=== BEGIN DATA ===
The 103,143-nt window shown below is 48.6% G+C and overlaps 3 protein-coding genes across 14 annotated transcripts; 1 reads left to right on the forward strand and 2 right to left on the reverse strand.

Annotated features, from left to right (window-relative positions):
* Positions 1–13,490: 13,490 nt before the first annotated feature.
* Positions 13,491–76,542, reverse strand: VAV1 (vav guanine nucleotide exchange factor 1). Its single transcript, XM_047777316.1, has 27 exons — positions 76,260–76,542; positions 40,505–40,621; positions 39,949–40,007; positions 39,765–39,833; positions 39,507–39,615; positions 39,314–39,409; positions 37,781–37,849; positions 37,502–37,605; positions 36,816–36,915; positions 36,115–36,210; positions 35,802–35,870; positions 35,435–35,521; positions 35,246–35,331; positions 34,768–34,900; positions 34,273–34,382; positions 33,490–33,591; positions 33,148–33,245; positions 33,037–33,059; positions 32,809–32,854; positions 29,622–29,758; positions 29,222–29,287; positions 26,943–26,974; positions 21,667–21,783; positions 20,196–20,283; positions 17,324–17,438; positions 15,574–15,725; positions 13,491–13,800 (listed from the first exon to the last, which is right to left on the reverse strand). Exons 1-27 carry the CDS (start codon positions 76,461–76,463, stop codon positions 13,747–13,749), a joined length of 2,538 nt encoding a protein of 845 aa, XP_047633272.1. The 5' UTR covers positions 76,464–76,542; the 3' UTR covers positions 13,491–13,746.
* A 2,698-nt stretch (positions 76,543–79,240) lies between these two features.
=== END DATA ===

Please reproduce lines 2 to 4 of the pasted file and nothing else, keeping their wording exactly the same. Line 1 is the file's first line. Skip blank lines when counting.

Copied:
Annotated features, from left to right (window-relative positions):
* Positions 1–13,490: 13,490 nt before the first annotated feature.
* Positions 13,491–76,542, reverse strand: VAV1 (vav guanine nucleotide exchange factor 1). Its single transcript, XM_047777316.1, has 27 exons — positions 76,260–76,542; positions 40,505–40,621; positions 39,949–40,007; positions 39,765–39,833; positions 39,507–39,615; positions 39,314–39,409; positions 37,781–37,849; positions 37,502–37,605; positions 36,816–36,915; positions 36,115–36,210; positions 35,802–35,870; positions 35,435–35,521; positions 35,246–35,331; positions 34,768–34,900; positions 34,273–34,382; positions 33,490–33,591; positions 33,148–33,245; positions 33,037–33,059; positions 32,809–32,854; positions 29,622–29,758; positions 29,222–29,287; positions 26,943–26,974; positions 21,667–21,783; positions 20,196–20,283; positions 17,324–17,438; positions 15,574–15,725; positions 13,491–13,800 (listed from the first exon to the last, which is right to left on the reverse strand). Exons 1-27 carry the CDS (start codon positions 76,461–76,463, stop codon positions 13,747–13,749), a joined length of 2,538 nt encoding a protein of 845 aa, XP_047633272.1. The 5' UTR covers positions 76,464–76,542; the 3' UTR covers positions 13,491–13,746.